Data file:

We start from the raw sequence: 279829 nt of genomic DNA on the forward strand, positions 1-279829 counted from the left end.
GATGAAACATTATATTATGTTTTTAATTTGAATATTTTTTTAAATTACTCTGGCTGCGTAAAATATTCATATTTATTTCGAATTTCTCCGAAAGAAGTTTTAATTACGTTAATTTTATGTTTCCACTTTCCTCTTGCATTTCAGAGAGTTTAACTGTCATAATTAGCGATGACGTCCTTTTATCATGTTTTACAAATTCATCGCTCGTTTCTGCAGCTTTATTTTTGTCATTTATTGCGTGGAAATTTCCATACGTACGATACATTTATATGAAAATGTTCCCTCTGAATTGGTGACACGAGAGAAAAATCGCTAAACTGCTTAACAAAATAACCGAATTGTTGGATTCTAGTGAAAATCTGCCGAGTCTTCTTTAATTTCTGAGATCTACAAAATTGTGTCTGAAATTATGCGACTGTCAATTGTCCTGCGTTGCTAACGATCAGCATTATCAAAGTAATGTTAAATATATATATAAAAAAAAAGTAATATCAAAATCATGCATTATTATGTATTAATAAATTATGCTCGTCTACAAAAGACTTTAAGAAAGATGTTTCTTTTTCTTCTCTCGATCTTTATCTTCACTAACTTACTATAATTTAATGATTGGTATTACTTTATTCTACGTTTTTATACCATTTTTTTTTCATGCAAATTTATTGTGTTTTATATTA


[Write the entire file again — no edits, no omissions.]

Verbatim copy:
We start from the raw sequence: 279829 nt of genomic DNA on the forward strand, positions 1-279829 counted from the left end.
GATGAAACATTATATTATGTTTTTAATTTGAATATTTTTTTAAATTACTCTGGCTGCGTAAAATATTCATATTTATTTCGAATTTCTCCGAAAGAAGTTTTAATTACGTTAATTTTATGTTTCCACTTTCCTCTTGCATTTCAGAGAGTTTAACTGTCATAATTAGCGATGACGTCCTTTTATCATGTTTTACAAATTCATCGCTCGTTTCTGCAGCTTTATTTTTGTCATTTATTGCGTGGAAATTTCCATACGTACGATACATTTATATGAAAATGTTCCCTCTGAATTGGTGACACGAGAGAAAAATCGCTAAACTGCTTAACAAAATAACCGAATTGTTGGATTCTAGTGAAAATCTGCCGAGTCTTCTTTAATTTCTGAGATCTACAAAATTGTGTCTGAAATTATGCGACTGTCAATTGTCCTGCGTTGCTAACGATCAGCATTATCAAAGTAATGTTAAATATATATATAAAAAAAAAGTAATATCAAAATCATGCATTATTATGTATTAATAAATTATGCTCGTCTACAAAAGACTTTAAGAAAGATGTTTCTTTTTCTTCTCTCGATCTTTATCTTCACTAACTTACTATAATTTAATGATTGGTATTACTTTATTCTACGTTTTTATACCATTTTTTTTTCATGCAAATTTATTGTGTTTTATATTA